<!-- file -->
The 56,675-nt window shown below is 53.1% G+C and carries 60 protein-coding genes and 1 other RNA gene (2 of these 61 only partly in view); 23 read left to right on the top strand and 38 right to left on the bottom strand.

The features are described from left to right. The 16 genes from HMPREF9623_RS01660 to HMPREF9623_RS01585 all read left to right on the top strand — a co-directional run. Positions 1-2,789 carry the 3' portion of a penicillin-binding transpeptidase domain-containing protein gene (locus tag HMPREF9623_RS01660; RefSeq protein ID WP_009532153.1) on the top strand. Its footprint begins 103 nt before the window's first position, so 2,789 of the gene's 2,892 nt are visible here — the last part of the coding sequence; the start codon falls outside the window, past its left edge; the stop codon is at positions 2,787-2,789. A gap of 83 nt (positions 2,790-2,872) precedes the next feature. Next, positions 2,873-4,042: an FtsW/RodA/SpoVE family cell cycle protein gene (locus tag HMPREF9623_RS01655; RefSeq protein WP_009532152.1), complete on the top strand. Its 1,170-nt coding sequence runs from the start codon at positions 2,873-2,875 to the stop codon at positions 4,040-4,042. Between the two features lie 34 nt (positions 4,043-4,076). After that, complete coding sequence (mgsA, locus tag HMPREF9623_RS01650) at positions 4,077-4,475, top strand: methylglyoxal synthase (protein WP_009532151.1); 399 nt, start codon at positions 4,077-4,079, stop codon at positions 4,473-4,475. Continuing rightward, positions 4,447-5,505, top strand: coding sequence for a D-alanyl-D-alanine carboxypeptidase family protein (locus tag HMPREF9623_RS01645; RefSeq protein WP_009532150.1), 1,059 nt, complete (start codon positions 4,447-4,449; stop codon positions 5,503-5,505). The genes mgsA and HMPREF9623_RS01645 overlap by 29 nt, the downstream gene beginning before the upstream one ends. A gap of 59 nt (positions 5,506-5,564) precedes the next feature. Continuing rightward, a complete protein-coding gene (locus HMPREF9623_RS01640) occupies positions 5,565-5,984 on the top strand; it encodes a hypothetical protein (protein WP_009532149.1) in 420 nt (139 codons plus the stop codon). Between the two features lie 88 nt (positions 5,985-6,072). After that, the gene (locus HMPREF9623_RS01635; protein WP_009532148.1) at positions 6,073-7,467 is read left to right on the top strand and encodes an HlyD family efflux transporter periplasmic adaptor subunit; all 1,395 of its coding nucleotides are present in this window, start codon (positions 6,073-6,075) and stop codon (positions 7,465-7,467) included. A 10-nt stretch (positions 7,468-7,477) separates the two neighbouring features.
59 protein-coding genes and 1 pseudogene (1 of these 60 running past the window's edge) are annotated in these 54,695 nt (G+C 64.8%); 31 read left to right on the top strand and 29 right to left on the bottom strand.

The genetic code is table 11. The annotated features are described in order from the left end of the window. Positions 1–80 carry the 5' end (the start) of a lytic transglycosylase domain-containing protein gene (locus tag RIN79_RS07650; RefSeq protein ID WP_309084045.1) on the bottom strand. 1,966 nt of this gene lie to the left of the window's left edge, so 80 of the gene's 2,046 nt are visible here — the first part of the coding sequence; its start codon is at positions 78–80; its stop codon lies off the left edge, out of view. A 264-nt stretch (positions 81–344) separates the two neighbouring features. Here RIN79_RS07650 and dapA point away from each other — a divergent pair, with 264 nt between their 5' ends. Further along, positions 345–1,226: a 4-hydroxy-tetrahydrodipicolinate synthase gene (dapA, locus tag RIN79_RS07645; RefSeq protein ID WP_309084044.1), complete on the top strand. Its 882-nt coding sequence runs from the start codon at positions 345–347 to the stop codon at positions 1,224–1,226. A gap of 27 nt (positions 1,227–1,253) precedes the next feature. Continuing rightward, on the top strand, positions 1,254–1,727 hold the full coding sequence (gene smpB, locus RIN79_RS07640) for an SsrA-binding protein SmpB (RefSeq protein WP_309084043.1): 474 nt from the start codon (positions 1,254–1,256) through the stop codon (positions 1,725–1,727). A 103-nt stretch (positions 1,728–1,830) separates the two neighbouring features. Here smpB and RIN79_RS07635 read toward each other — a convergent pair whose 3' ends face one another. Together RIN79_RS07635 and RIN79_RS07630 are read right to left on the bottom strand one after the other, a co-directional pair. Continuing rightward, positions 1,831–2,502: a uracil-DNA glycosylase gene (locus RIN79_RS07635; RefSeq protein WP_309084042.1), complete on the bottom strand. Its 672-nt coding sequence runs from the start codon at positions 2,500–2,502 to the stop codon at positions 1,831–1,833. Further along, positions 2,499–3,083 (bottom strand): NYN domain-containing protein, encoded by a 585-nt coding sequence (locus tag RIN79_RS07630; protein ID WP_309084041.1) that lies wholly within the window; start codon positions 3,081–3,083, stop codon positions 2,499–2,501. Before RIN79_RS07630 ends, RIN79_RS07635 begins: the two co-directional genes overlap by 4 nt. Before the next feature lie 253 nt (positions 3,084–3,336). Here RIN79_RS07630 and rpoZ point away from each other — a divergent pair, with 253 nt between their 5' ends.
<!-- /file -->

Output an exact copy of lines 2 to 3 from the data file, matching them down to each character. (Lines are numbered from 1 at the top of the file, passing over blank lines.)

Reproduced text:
The features are described from left to right. The 16 genes from HMPREF9623_RS01660 to HMPREF9623_RS01585 all read left to right on the top strand — a co-directional run. Positions 1-2,789 carry the 3' portion of a penicillin-binding transpeptidase domain-containing protein gene (locus tag HMPREF9623_RS01660; RefSeq protein ID WP_009532153.1) on the top strand. Its footprint begins 103 nt before the window's first position, so 2,789 of the gene's 2,892 nt are visible here — the last part of the coding sequence; the start codon falls outside the window, past its left edge; the stop codon is at positions 2,787-2,789. A gap of 83 nt (positions 2,790-2,872) precedes the next feature. Next, positions 2,873-4,042: an FtsW/RodA/SpoVE family cell cycle protein gene (locus tag HMPREF9623_RS01655; RefSeq protein WP_009532152.1), complete on the top strand. Its 1,170-nt coding sequence runs from the start codon at positions 2,873-2,875 to the stop codon at positions 4,040-4,042. Between the two features lie 34 nt (positions 4,043-4,076). After that, complete coding sequence (mgsA, locus tag HMPREF9623_RS01650) at positions 4,077-4,475, top strand: methylglyoxal synthase (protein WP_009532151.1); 399 nt, start codon at positions 4,077-4,079, stop codon at positions 4,473-4,475. Continuing rightward, positions 4,447-5,505, top strand: coding sequence for a D-alanyl-D-alanine carboxypeptidase family protein (locus tag HMPREF9623_RS01645; RefSeq protein WP_009532150.1), 1,059 nt, complete (start codon positions 4,447-4,449; stop codon positions 5,503-5,505). The genes mgsA and HMPREF9623_RS01645 overlap by 29 nt, the downstream gene beginning before the upstream one ends. A gap of 59 nt (positions 5,506-5,564) precedes the next feature. Continuing rightward, a complete protein-coding gene (locus HMPREF9623_RS01640) occupies positions 5,565-5,984 on the top strand; it encodes a hypothetical protein (protein WP_009532149.1) in 420 nt (139 codons plus the stop codon). Between the two features lie 88 nt (positions 5,985-6,072). After that, the gene (locus HMPREF9623_RS01635; protein WP_009532148.1) at positions 6,073-7,467 is read left to right on the top strand and encodes an HlyD family efflux transporter periplasmic adaptor subunit; all 1,395 of its coding nucleotides are present in this window, start codon (positions 6,073-6,075) and stop codon (positions 7,465-7,467) included. A 10-nt stretch (positions 7,468-7,477) separates the two neighbouring features.
59 protein-coding genes and 1 pseudogene (1 of these 60 running past the window's edge) are annotated in these 54,695 nt (G+C 64.8%); 31 read left to right on the top strand and 29 right to left on the bottom strand.